July 24, 2024
Misfits - Project 1950 (2003)

Misfits – Project 1950 (2003)

American horror punk band the Misfits released Project 1950 on 29 July 2003. It encompasses ten classic rock n’ roll cover songs played in typical Misfits punk rock style. Also typical for a punk album, Project 1950 comes with a length worthy of an E.P., 24 minutes and 20 seconds. Bassist Jerry Only picks up the lead microphone for the first time for the Misfits on this record and I, personally, really like it.

The album kicks off with The Drifters’ This Magic Moment, which is characterised by Ronnie Spector’s high-pitched background vocals. A good opener. Dream Lover by Bobby Darin continues the oldies party and John Cafiero adds the backing choirs on this one, which by the way are a great addition to the song. I enjoy the mix of the Misfits’ brachial sound and John’s clean backings.

Diana, originally by Paul Anka, is my favourite song on this record. Never have I heard a cover song of Diana with so much passion and balls! And adding saxophone to punk rock is as brilliant as adding saxophone to hardcore metal, like Dog Eat Dog did it in the 1990s. Thank you Ed Manion for your fabulous contribution. And the choirs by Joan Tyler made the song even more an instant classic.

Then, the uptempo version of Donna, a song by Ritchie Valens, picks up where Diana left off and gives the listener the perfect party; and how can the stomping Great Balls of Fire by Jerry Lee Lewis not bring down the house? Dez Cadena’s guitar solo on this cover song could be the highlight of his guitar work on the record.

Latest Flame by Elvis Presley takes it down a notch in regard to energy, which is not a bad thing after this much musical adrenaline. The song animates to whip along and reenergise before the perfect horror song enters the picture, Bobby (Boris) Pickett and the Crypt-Kickers’ Monster Mash. Again, an excellent background vocals and choir performance by John Cafiero and one of the best songs on the record. The Crow: Original Motion Picture Soundtrack (1994)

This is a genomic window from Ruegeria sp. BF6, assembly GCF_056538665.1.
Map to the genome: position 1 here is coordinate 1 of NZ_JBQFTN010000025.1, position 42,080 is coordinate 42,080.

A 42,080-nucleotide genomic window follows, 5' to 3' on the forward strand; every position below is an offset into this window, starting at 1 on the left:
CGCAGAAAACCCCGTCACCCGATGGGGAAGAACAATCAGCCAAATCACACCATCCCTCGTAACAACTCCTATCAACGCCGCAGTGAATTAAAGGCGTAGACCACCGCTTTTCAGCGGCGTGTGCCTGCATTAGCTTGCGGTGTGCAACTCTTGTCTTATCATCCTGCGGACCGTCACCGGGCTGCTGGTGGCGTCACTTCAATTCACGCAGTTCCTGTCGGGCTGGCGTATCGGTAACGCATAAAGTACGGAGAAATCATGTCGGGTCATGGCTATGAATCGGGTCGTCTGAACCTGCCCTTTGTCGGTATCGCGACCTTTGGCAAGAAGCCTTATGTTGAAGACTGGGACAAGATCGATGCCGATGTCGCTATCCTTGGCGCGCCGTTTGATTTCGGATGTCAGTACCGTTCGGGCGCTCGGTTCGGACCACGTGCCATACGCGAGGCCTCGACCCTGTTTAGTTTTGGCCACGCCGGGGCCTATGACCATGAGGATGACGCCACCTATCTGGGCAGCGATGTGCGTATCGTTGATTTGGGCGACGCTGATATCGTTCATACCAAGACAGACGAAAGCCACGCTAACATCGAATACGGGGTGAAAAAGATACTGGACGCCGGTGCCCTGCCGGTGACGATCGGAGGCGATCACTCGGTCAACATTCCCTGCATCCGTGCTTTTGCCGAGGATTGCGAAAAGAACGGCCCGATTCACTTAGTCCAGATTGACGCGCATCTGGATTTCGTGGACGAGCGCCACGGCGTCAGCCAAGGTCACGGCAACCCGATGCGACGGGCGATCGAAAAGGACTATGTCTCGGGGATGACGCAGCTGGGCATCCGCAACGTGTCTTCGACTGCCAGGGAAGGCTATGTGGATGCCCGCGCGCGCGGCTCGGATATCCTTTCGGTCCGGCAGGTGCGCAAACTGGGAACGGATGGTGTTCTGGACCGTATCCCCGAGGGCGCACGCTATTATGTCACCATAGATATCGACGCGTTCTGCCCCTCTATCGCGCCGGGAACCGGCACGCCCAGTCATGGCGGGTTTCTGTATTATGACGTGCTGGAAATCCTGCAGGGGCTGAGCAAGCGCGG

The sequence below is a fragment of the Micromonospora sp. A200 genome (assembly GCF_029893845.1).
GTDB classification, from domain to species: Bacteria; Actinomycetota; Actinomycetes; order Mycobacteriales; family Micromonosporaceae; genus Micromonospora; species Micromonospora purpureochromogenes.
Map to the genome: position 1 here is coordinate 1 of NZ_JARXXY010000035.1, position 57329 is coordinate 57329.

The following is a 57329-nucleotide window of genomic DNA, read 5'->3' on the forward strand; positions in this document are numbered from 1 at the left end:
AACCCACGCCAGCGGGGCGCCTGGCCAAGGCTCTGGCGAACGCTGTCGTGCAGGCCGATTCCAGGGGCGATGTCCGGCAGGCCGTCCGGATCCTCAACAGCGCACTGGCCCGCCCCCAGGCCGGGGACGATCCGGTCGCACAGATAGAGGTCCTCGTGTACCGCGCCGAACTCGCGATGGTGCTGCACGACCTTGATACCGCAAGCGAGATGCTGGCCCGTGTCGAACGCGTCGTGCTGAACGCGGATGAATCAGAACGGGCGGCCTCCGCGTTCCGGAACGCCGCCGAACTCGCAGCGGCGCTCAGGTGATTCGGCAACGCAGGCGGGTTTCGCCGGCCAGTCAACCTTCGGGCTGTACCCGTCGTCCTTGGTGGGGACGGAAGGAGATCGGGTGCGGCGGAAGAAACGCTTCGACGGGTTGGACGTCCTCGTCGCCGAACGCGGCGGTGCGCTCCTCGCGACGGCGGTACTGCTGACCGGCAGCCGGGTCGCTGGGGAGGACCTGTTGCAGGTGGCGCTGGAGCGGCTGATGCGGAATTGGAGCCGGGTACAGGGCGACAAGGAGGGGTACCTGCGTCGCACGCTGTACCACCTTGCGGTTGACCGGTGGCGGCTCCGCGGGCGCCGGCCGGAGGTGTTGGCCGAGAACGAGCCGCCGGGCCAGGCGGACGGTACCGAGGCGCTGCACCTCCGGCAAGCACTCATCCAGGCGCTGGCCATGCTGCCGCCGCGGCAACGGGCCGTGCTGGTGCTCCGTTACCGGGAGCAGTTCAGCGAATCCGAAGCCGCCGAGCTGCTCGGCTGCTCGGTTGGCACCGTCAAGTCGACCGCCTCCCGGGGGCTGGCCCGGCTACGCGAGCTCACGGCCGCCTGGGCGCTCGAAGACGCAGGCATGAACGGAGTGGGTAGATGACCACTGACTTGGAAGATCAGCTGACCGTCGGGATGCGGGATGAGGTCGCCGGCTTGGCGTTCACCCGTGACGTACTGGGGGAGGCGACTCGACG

Only Make Believe by Loretta Lynn and Conway Twitty can be defined a ballad in the context of this album, which is very refreshing. This might also be one of Jerry Only’s best vocal performances on the record. The melodies are clear and solid. Del Shannon’s Runaway picks up the pace adequately before going into the closing song of the record.

You Belong to Me by Jo Stafford finishes this 10-song oldies festival in an ‘okay’ manner. Compared to the other nine songs it is the weakest song in terms of musical performance and song choice. There would have been better choices for this album, but it is okay. Maybe the band realised it and added three more songs to their expanded edition. But I can’t judge those songs, since I own a copy of the very first pressing. Yeah, I bought the CD just when it came out at the end of July 2003, while I was on a road trip through the US.

The CD also comes with a DVD with lots of bonus material, 8 live performances of the Misfits and two music videos of Balzac, a Japanese punk band that was signed to Misfits Records.

I enjoy listening to Misfit’s Project 1950 on a regular basis. I have to admit that I skip the last track, but I can live with that. The first nine songs of the album make complete sense to me and are more fun to listen to than the originals. Definitely worth having in any music collection.

Album grade:
Lyrics 7/10
Musicianship 6/10
Production 7/10
Concept 8/10
Total grade 7/10



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